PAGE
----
Rep. Jim Jordan arrives for a House Republican Conference meeting on Capitol Hill in Washington, DC, on Friday, October 13.
CNN  — 

As Ohio Rep. Jim Jordan inches closer to securing the speaker’s gavel, he has been working to allay concerns from the more establishment wing of the GOP about how his speakership could hinder their ability to raise campaign cash and keep the House majority next year.

Several Republican lawmakers, aides and operatives told CNN they worry Jordan’s brand of flame-throwing politics – and his role trying to help Donald Trump overturn the 2020 election – could be a liability in key swing districts and turn off major donors.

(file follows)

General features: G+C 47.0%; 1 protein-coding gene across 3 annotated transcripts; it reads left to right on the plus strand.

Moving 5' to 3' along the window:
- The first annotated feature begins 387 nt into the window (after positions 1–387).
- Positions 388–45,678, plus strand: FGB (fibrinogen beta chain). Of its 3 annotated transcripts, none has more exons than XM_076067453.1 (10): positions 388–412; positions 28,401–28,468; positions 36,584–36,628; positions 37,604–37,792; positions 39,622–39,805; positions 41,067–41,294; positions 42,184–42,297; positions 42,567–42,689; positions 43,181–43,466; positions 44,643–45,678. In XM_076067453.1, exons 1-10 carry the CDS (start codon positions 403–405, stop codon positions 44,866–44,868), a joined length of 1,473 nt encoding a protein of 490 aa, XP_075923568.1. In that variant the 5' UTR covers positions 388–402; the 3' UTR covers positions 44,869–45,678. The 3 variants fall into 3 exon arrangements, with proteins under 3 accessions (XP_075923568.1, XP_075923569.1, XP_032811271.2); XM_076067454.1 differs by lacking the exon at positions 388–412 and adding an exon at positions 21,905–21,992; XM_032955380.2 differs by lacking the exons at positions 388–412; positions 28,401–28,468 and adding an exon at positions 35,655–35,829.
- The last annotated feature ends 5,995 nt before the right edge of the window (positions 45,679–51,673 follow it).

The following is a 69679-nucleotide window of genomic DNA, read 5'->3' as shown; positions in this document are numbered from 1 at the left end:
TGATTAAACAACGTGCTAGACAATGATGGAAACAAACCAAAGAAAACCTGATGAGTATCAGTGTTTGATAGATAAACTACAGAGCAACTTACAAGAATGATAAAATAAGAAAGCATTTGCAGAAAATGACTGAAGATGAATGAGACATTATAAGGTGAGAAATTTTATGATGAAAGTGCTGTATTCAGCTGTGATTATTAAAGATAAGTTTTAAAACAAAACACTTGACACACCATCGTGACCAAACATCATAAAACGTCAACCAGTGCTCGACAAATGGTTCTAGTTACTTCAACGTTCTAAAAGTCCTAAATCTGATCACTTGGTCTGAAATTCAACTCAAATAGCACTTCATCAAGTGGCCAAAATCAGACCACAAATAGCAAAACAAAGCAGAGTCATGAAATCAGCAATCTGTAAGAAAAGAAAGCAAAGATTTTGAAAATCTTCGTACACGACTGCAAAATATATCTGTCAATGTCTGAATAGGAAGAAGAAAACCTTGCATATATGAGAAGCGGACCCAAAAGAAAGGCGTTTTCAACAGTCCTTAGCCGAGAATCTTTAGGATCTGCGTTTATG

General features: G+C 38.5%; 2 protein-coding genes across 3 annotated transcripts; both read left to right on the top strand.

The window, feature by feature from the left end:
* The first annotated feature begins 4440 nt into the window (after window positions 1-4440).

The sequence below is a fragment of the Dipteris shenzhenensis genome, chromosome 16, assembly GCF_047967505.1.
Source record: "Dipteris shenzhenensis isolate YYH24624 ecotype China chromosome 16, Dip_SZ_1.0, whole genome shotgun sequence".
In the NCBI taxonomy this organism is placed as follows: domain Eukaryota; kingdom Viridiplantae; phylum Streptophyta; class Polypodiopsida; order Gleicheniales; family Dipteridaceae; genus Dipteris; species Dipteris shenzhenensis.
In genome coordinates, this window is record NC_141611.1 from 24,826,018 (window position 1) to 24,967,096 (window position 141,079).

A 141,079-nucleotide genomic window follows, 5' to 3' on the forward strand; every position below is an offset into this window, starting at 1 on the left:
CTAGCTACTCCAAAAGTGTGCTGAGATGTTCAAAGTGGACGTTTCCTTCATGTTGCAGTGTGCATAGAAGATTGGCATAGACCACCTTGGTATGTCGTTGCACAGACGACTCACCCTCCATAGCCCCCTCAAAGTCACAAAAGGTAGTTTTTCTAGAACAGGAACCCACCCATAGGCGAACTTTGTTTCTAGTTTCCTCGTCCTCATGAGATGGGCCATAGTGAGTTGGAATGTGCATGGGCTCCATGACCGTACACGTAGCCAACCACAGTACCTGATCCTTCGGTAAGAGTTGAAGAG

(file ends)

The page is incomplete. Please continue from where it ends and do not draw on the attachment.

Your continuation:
One GOP fundraiser, who has raised money for past Republican speakers, told CNN that they have vowed not to raise money for Jordan if he becomes the speaker. The fundraiser also said multiple GOP donors have indicated that they wouldn’t cut big checks for the party and would rather invest in trying to flip the Senate than take a bet on the House, which they see as a far riskier proposition if Jordan is holding the gavel.

“We’re gonna have to pitch to major donors why we’re worth investing in,” one GOP operative told CNN.

Added a Republican lawmaker who is still on-the-fence about Jordan: “It’s a genuine concern he doesn’t play well in purple districts.”

During a closed-door conference meeting Monday evening, GOP Rep. Mariannette Miller-Mee